English red squirrels are in decline, having been displaced from most of England and Wales by American grey squirrels. Introduced in the 1800s, grey squirrels out-compete the native squirrel – not only are they able to use a wider range of food sources, they are also more aggressive. To make matters worse, they carry “squirrelpox“, which is fatal to reds. Sunday’s New York Times magazine carries a story by D.T. Max entitled “The Squirrel Wars” which talks about the decline of the red squirrel and the movement to try to save it. Or rather – two movements, one trying to protect the red squirrel, and another dedicated to killing grey squirrels.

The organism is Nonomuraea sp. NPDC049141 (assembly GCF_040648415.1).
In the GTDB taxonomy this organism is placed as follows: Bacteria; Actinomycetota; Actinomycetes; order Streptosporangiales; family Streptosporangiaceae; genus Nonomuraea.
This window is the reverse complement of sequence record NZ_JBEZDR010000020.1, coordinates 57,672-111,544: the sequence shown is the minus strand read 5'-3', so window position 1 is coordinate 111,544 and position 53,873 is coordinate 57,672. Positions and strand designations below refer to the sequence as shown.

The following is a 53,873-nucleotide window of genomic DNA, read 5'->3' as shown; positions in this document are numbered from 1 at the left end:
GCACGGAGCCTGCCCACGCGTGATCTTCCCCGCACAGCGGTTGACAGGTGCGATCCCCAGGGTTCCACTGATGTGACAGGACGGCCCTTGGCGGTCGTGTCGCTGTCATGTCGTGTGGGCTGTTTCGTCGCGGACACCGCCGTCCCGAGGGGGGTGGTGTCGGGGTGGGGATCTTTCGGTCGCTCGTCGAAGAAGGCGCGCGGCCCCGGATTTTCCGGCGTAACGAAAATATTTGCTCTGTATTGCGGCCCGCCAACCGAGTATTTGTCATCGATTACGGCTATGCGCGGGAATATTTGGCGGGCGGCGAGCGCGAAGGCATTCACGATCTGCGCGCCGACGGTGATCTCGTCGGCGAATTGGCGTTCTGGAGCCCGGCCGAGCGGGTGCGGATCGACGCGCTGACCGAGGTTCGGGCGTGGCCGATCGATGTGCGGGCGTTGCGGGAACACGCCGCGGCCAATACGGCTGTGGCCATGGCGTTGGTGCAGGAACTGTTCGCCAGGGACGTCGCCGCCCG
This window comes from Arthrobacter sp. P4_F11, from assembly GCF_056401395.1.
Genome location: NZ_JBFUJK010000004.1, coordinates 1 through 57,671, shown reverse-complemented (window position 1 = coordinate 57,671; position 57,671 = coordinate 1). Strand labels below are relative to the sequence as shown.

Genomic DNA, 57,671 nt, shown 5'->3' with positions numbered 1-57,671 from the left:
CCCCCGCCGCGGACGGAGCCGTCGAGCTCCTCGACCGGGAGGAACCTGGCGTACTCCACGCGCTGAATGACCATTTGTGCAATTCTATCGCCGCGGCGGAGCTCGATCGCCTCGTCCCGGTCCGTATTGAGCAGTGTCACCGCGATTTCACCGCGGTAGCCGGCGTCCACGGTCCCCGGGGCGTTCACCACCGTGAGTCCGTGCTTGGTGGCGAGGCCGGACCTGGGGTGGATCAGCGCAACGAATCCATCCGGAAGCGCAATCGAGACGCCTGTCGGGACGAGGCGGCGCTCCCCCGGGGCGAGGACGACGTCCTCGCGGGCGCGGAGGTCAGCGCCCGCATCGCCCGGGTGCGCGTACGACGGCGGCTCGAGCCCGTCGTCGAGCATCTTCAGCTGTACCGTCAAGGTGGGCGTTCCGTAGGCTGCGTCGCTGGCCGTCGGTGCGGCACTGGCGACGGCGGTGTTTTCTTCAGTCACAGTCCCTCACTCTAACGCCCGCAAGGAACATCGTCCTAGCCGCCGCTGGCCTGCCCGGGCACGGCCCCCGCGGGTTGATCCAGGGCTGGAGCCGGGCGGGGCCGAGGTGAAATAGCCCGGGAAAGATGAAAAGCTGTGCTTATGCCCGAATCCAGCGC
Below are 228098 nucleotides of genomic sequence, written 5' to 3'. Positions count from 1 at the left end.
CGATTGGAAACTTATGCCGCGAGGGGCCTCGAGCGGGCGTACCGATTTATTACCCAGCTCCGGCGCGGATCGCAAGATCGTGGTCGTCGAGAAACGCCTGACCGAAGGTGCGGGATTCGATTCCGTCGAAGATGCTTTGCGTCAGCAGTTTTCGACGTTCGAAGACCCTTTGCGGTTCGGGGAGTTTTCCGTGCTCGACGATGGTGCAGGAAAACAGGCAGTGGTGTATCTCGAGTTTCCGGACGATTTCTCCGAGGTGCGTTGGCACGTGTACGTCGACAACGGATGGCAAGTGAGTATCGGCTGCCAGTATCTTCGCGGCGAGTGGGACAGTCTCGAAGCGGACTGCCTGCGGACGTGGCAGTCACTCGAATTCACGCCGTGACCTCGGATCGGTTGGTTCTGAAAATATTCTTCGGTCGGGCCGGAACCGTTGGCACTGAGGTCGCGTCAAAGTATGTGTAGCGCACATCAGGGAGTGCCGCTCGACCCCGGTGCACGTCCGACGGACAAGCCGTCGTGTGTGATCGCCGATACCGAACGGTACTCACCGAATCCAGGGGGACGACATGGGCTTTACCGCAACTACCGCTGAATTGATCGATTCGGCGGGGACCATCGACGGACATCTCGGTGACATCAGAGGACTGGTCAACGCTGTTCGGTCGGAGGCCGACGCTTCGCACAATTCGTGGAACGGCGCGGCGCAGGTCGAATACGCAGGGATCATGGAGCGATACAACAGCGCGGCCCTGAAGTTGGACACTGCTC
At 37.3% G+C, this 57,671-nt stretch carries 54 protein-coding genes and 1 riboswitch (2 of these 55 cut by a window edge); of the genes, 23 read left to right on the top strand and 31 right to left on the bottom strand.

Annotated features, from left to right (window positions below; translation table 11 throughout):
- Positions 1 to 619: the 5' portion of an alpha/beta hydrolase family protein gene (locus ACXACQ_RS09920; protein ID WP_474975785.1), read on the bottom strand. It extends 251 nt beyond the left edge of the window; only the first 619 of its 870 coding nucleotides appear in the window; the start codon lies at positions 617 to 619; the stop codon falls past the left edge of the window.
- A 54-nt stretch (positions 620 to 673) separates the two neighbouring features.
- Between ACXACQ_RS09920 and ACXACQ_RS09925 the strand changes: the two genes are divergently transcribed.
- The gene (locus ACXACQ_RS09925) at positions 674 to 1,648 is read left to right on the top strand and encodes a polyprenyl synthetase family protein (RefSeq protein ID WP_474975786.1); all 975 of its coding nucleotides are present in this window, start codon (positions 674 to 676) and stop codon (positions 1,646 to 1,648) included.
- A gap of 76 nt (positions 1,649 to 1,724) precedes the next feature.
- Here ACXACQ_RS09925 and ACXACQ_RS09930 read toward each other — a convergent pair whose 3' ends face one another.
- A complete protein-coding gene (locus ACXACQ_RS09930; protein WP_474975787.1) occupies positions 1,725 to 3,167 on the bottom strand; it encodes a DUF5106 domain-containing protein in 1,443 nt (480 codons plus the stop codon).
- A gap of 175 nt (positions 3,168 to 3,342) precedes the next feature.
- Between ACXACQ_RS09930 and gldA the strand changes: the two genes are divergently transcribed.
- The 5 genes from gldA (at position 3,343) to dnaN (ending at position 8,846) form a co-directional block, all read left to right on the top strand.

Sadly, it’s a classic story of introduced species managing to displace natives. In fact – it may be too much of a classic. Given its provenance, it’s likely that it did a lot to shape ideas about competitive displacement between functionally similar species, and about the ills of introduced species. According to T.D. Max, the squirrelpox (also known as Squirrel parapoxvirus) makes coexistence between the two species impossible. Without it, reds would be able to survive in coniferous forests, where resource levels are too low to support the larger, more active and more gregarious grey squirrels.